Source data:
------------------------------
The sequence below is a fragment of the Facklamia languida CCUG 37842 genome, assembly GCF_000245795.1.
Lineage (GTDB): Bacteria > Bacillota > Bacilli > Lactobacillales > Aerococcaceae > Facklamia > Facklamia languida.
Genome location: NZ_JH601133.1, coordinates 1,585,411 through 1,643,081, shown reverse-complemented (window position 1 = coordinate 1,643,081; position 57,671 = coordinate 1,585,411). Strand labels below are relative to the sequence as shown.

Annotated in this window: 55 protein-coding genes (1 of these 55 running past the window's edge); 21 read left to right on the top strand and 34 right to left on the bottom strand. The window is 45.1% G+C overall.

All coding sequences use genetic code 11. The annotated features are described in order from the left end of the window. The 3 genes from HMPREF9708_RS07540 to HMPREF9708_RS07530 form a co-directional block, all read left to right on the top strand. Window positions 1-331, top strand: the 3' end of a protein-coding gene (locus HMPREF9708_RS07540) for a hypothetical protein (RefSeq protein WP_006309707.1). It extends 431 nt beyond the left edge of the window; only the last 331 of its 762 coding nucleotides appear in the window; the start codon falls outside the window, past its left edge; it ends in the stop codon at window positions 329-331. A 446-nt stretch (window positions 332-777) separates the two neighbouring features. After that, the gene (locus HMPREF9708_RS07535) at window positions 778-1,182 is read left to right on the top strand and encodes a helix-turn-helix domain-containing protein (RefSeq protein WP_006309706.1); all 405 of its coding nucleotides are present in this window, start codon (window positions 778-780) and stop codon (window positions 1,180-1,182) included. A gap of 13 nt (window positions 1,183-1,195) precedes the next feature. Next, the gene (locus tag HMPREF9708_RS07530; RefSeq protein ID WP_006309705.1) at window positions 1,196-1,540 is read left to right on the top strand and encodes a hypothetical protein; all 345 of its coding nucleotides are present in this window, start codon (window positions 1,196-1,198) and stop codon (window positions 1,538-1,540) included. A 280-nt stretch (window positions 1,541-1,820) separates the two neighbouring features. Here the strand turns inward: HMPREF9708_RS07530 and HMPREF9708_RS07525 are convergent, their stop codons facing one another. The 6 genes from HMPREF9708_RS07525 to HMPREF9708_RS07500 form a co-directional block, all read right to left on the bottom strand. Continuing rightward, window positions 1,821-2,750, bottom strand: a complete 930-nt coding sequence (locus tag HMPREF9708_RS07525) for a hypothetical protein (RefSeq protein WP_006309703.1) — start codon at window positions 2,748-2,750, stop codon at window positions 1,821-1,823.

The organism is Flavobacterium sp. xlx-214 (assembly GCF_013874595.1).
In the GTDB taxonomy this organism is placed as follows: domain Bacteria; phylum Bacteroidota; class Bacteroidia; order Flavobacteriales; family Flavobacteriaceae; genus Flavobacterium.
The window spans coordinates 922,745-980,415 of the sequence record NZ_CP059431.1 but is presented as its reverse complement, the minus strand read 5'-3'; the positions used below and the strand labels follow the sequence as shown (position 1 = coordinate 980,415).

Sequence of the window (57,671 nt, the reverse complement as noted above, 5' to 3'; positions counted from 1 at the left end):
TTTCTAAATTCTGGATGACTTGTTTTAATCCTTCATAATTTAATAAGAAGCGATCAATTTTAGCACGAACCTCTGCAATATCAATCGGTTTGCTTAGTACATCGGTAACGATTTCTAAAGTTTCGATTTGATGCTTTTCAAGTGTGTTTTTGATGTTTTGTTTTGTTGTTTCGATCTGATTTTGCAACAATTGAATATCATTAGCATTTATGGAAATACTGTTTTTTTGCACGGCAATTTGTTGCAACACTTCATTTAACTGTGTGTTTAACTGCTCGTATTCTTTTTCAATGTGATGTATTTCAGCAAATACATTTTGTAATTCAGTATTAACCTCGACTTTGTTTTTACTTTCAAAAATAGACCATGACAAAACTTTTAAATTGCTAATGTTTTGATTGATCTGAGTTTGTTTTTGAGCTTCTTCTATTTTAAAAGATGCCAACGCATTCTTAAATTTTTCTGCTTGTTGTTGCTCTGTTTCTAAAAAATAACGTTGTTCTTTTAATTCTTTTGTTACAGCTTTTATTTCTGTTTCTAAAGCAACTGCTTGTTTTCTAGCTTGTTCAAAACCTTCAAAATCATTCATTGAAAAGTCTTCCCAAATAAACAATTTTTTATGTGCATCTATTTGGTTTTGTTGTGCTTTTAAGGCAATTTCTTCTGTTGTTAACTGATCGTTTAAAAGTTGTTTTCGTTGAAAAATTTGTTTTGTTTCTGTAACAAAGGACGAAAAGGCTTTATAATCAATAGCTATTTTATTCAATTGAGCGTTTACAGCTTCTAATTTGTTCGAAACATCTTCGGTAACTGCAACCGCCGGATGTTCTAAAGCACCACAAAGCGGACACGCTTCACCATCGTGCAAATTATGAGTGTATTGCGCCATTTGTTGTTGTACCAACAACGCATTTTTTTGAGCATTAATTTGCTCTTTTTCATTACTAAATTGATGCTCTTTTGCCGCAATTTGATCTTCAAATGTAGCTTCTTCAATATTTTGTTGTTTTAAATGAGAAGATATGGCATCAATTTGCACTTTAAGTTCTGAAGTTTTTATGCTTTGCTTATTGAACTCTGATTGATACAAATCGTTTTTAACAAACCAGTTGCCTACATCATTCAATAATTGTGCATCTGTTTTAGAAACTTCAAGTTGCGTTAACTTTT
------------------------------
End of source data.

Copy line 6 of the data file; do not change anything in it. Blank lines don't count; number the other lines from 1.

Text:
The organism is Flavobacterium sp. xlx-214 (assembly GCF_013874595.1).